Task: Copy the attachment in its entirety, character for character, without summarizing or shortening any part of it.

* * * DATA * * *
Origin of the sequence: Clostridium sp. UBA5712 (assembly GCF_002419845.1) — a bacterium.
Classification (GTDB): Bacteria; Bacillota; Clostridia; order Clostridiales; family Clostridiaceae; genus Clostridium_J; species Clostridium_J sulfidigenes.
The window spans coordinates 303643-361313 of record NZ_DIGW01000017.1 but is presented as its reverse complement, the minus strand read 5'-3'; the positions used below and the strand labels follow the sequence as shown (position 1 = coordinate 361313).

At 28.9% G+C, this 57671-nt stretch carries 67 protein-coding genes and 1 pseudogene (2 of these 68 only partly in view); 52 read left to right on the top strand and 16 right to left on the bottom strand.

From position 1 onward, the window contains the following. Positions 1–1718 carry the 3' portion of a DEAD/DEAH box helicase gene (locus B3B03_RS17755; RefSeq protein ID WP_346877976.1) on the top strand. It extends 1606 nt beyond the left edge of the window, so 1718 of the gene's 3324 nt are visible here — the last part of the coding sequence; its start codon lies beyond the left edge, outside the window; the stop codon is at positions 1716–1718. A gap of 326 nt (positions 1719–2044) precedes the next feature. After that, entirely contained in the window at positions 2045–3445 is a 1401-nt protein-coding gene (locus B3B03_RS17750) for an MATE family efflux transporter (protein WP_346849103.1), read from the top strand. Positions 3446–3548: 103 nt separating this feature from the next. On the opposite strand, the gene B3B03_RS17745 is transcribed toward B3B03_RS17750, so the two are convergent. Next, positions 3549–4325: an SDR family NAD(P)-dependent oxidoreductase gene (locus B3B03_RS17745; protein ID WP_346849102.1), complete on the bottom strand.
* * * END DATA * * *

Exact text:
Origin of the sequence: Clostridium sp. UBA5712 (assembly GCF_002419845.1) — a bacterium.
Classification (GTDB): Bacteria; Bacillota; Clostridia; order Clostridiales; family Clostridiaceae; genus Clostridium_J; species Clostridium_J sulfidigenes.
The window spans coordinates 303643-361313 of record NZ_DIGW01000017.1 but is presented as its reverse complement, the minus strand read 5'-3'; the positions used below and the strand labels follow the sequence as shown (position 1 = coordinate 361313).

At 28.9% G+C, this 57671-nt stretch carries 67 protein-coding genes and 1 pseudogene (2 of these 68 only partly in view); 52 read left to right on the top strand and 16 right to left on the bottom strand.

From position 1 onward, the window contains the following. Positions 1–1718 carry the 3' portion of a DEAD/DEAH box helicase gene (locus B3B03_RS17755; RefSeq protein ID WP_346877976.1) on the top strand. It extends 1606 nt beyond the left edge of the window, so 1718 of the gene's 3324 nt are visible here — the last part of the coding sequence; its start codon lies beyond the left edge, outside the window; the stop codon is at positions 1716–1718. A gap of 326 nt (positions 1719–2044) precedes the next feature. After that, entirely contained in the window at positions 2045–3445 is a 1401-nt protein-coding gene (locus B3B03_RS17750) for an MATE family efflux transporter (protein WP_346849103.1), read from the top strand. Positions 3446–3548: 103 nt separating this feature from the next. On the opposite strand, the gene B3B03_RS17745 is transcribed toward B3B03_RS17750, so the two are convergent. Next, positions 3549–4325: an SDR family NAD(P)-dependent oxidoreductase gene (locus B3B03_RS17745; protein ID WP_346849102.1), complete on the bottom strand.